[Amended by B.C. Reg. 312/2003, effective October 29, 2003.]

[Amended by B.C. Reg. 312/2010, effective February 1, 2011.]

20.80 Removing nearby hazards

Trees, utility poles, rocks and similar objects adjacent to an area to be excavated must be removed or secured if they could endanger workers.

20.81 Sloping and shoring requirements

(1) Subject to section 20.78, before a worker enters any excavation over 1.2 m (4 ft) in depth or, while in the excavation, approaches closer to the side or bank than a distance equal to the depth of the excavation, the employer must ensure that the sides of the excavation are

(a) sloped as specified in writing by a qualified registered professional,

(b) sloped at angles, dependent on soil conditions, which will ensure stable faces, but in no case may the slope or combination of vertical cut and slope exceed that shown in Figure 20-1,

(c) benched as shown in Figure 20-2,

(d) supported as specified in writing by a professional engineer,

(e) supported in accordance with the minimum requirements of section 20.85, or

(f) supported by manufactured or prefabricated trench boxes or shoring cages, or other effective means.

(2) If the end of a trench over 1.2 m (4 ft) in depth is not adequately sloped, end shoring must be installed unless

(a) a worker in the trench is not required to approach closer to the end of the trench than a distance equal to the depth of the trench at that end,

(b) where, for the prevailing soil conditions at the end of the trench, the permissible spacing of uprights equals or exceeds the width of the trench, or

(c) otherwise authorized in writing by a professional engineer or professional geoscientist.

(3) If end shoring is required, the walers for the end shoring must be installed to bear against the walers that extend along the sides of the trench, or in a manner that will provide equivalent structural restraint.

(4) End shoring must be designed by a professional engineer if the end shoring waler length exceeds 1.8 m (6 ft).

(5) Shoring must extend from at least 30 cm (1 ft) above ground level to as close to the bottom of the trench as the material being installed will allow, but in no case more than 60 cm (2 ft) from the bottom.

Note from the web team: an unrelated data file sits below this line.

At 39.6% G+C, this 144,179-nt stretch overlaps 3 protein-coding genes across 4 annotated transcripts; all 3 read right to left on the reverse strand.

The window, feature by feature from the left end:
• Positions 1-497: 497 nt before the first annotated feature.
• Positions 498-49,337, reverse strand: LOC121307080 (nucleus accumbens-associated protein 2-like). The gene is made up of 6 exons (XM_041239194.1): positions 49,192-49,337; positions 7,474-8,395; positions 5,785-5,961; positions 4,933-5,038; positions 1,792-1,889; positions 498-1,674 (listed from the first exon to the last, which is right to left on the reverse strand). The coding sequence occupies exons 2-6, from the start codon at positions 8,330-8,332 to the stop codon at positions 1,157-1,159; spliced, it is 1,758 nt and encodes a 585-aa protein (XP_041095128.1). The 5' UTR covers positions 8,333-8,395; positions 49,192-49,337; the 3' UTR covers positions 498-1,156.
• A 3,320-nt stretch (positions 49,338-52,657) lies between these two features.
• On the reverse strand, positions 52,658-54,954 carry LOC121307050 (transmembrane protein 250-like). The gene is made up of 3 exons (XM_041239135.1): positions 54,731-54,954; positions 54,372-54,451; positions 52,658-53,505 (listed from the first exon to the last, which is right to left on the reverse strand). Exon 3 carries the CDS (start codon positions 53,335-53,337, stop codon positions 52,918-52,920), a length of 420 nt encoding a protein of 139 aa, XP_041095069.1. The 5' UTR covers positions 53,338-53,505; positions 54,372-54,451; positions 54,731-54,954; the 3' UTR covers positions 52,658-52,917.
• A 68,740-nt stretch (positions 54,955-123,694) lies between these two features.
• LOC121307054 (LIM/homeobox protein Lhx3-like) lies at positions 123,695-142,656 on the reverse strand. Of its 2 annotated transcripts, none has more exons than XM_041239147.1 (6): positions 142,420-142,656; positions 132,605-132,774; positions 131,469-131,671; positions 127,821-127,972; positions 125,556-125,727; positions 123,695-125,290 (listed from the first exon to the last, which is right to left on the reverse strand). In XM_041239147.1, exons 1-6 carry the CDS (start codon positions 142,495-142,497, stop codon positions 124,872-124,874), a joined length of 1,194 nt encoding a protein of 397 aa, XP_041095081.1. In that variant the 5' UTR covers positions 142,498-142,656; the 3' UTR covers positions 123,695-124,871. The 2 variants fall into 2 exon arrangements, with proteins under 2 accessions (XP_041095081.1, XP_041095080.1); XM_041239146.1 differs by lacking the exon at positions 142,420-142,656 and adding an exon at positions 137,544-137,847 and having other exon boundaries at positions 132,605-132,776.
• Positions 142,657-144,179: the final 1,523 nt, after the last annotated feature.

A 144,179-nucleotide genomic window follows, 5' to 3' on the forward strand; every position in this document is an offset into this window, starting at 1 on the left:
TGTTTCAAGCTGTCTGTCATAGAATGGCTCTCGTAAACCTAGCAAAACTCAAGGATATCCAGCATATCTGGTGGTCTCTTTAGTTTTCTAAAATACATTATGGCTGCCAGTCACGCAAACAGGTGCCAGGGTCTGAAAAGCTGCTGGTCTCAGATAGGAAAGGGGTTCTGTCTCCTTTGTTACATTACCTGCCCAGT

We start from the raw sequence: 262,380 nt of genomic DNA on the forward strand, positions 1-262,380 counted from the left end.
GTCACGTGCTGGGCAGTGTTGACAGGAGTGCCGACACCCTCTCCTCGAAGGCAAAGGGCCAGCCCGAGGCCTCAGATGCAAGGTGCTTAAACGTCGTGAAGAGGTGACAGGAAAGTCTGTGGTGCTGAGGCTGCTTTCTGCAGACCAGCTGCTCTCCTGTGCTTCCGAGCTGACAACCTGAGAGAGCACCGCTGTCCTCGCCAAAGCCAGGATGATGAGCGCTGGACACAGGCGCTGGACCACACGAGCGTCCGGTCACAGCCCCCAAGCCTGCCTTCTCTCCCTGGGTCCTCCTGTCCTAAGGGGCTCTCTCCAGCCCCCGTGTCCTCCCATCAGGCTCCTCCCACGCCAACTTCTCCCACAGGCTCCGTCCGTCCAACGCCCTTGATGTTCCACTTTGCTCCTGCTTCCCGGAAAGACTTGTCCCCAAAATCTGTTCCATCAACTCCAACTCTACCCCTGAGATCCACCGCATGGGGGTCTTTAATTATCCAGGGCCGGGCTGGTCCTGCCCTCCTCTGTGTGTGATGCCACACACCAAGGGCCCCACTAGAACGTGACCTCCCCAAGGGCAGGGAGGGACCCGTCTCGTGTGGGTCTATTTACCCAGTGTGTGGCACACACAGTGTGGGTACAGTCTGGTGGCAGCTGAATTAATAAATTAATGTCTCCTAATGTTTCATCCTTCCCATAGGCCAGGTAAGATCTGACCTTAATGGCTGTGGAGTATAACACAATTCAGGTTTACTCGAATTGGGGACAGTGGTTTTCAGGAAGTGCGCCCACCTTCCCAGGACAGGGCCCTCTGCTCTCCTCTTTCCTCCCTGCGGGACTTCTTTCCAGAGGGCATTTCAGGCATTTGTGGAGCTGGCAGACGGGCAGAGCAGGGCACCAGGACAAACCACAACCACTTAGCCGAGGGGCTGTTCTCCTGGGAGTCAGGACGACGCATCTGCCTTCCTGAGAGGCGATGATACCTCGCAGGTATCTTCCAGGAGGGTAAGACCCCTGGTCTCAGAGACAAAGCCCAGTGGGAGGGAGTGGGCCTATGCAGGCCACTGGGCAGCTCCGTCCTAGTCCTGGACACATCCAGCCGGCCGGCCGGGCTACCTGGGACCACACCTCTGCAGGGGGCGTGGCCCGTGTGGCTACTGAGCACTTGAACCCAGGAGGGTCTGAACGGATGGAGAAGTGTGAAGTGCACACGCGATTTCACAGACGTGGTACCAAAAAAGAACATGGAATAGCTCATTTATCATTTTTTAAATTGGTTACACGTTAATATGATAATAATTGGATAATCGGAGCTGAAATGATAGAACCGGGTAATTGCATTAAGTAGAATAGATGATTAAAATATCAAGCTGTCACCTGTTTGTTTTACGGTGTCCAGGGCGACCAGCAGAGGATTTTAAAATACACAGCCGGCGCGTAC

(6) Shoring need not extend above ground level where traffic crossing plates need to be used, provided that other measures are taken to prevent excavated or other material from entering the excavation.

[Amended by B.C. Reg. 253/2001, effective January 28, 2002.]

[Amended by B.C. Reg. 258/2008, effective January 1, 2009.]

20.82 Timber shoring and grades

(1) Timber shoring materials must be lumber graded Number 2 or better from the following species groups: Douglas fir-larch, hemlock-fir, spruce-pine-fir or coast-Sitka-spruce.

(2) All lumber must be graded to the National Lumber Grades Authority Standard Grading Rules for Canadian Lumber.

[Amended by B.C. Reg. 312/2003, effective October 29, 2003.]

20.83 Safe shoring procedures

(1) Shoring materials must be installed from the top down and removed in reverse order.

(2) Workers must not enter an excavation to remove shoring materials if ground conditions have deteriorated so as to make entry for shoring removal unsafe.

(3) Shoring or manufactured or prefabricated support systems must be installed in firm contact with the faces of the excavation, and in a manner which ensures no loss of soil from behind or below the bottom of the shield or shoring while the excavation is open.